Kevin O'Toole/LONDONJulian Moxon/PARIS

ITALIAN STATE-OWNED industrial giant Finmeccanica has begun the process of separating its key aerospace and defence activities into a separate business, in preparation for privatisation, expected in 1997.

The group, which now has control of around 90% of Italy's aerospace industry, has been busy for more than the past two years untangling its various holdings into a more coherent structure, with the aim of forming a core defence and aerospace business.

After the collapse of the rival Efim state holding-company three years ago, Finmeccanica inherited its aerospace and defence interests, headed by Agusta. These have now been fully absorbed within the group, alongside the main Alenia business, says Finmeccanica.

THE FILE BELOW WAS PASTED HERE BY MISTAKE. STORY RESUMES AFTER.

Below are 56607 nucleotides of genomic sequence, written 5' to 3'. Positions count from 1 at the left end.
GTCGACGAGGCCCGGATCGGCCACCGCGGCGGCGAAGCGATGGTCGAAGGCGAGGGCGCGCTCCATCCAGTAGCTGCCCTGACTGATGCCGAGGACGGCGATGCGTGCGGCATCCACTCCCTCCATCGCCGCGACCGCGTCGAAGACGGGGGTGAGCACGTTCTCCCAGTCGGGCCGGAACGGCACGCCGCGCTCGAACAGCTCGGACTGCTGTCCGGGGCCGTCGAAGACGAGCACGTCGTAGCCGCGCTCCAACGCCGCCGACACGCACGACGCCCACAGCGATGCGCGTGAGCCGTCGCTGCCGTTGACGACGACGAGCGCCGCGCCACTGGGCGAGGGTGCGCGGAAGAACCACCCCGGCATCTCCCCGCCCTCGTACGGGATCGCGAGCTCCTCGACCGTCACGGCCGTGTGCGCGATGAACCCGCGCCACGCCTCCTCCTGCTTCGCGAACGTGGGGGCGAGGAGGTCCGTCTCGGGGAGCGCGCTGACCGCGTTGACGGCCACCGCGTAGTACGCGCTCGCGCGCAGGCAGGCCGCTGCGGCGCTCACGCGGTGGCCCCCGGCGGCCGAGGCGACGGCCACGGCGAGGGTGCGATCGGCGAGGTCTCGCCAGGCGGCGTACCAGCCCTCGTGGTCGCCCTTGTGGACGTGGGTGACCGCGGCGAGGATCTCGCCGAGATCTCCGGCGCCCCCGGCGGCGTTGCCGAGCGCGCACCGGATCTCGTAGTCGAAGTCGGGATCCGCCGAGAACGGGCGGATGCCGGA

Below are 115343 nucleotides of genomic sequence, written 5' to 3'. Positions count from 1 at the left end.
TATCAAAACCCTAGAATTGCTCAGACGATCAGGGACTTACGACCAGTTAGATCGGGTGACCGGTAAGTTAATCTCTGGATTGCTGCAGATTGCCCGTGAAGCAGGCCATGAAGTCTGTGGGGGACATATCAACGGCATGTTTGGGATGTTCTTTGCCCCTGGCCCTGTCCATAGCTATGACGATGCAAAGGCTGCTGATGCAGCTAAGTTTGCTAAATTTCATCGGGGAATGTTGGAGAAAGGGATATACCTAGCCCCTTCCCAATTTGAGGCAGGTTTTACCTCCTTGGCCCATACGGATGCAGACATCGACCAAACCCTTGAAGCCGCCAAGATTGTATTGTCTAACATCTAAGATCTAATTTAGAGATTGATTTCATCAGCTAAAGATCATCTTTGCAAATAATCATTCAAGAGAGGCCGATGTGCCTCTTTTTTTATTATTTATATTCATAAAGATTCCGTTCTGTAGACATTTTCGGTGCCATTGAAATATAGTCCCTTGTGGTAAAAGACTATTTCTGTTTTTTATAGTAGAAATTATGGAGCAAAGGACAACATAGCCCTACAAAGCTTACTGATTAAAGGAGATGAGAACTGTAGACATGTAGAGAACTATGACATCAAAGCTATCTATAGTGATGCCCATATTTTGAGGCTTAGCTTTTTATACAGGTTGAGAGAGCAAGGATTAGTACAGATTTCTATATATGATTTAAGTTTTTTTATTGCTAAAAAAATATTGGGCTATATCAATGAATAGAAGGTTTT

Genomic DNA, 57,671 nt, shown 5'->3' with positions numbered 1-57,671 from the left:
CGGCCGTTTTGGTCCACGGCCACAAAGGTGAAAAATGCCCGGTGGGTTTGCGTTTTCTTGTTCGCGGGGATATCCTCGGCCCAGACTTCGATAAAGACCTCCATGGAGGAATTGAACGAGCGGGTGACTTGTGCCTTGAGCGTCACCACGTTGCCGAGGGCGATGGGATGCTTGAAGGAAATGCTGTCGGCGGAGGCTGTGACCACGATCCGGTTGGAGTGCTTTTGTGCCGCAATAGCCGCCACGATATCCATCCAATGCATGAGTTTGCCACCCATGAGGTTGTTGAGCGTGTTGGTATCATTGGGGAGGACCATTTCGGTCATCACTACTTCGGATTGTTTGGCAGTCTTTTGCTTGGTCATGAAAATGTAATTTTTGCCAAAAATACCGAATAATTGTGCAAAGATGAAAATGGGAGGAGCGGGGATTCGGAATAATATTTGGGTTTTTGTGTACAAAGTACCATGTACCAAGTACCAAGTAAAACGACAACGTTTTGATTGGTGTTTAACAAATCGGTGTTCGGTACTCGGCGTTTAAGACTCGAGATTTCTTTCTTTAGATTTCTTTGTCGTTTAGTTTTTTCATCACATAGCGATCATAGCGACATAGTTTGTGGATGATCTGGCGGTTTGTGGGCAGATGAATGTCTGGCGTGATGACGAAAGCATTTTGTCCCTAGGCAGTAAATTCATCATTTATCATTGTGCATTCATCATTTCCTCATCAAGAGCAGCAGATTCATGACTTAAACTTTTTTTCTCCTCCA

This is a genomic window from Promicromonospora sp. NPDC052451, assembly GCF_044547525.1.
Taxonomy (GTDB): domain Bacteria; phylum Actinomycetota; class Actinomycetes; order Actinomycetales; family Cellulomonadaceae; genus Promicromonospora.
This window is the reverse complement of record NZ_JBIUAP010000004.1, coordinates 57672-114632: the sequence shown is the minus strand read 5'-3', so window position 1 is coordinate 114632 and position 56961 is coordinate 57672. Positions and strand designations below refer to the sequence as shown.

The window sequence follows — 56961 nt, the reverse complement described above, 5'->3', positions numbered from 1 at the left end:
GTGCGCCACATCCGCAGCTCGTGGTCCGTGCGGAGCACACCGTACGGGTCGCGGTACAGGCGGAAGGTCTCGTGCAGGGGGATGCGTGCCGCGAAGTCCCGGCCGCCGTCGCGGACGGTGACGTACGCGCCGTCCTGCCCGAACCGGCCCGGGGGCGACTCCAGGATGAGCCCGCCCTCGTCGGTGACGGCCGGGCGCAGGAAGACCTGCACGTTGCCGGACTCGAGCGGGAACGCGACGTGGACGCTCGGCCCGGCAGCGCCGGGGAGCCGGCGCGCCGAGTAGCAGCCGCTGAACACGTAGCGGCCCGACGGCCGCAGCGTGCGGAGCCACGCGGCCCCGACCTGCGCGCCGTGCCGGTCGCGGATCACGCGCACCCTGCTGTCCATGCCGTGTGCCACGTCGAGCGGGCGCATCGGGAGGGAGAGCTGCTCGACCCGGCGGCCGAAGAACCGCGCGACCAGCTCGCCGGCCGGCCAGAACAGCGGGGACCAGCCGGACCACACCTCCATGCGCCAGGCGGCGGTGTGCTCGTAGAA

Finmeccanica says that the next step is to separate the aerospace and defence activities from its interests in energy, transport and automotive, such as the Breda railway-equipment manufacturing operation. The group says that non- strat- egic units would be sold or closed.

"Our evolution should allow for the total separation of the defence and aerospace activities from civilian activities," says Finmeccanica's majority owner, the IRI group. It is not clear whether the non-aerospace businesses would be sold separately or as a package with the other activities.

The privatisation programme has been on hold for much of the past year since the collapse of the previous Government, but, with recent general elections now out of the way, the incoming administration is expected to revisit the issue.

Finmeccanica showed a net profit for the group of nearly L41 billion ($31 million) in 1995, down from L52 billion the year before, while revenues rose by around 6%, to reach L12.8 trillion. The group says that exports accounted for 59% of sales. Debt also rose by close to L500 billion, to end the year at L4.88 trillion, which Finmeccanica says is caused mainly by the cost of absorbing Efim companies.

Source: Flight International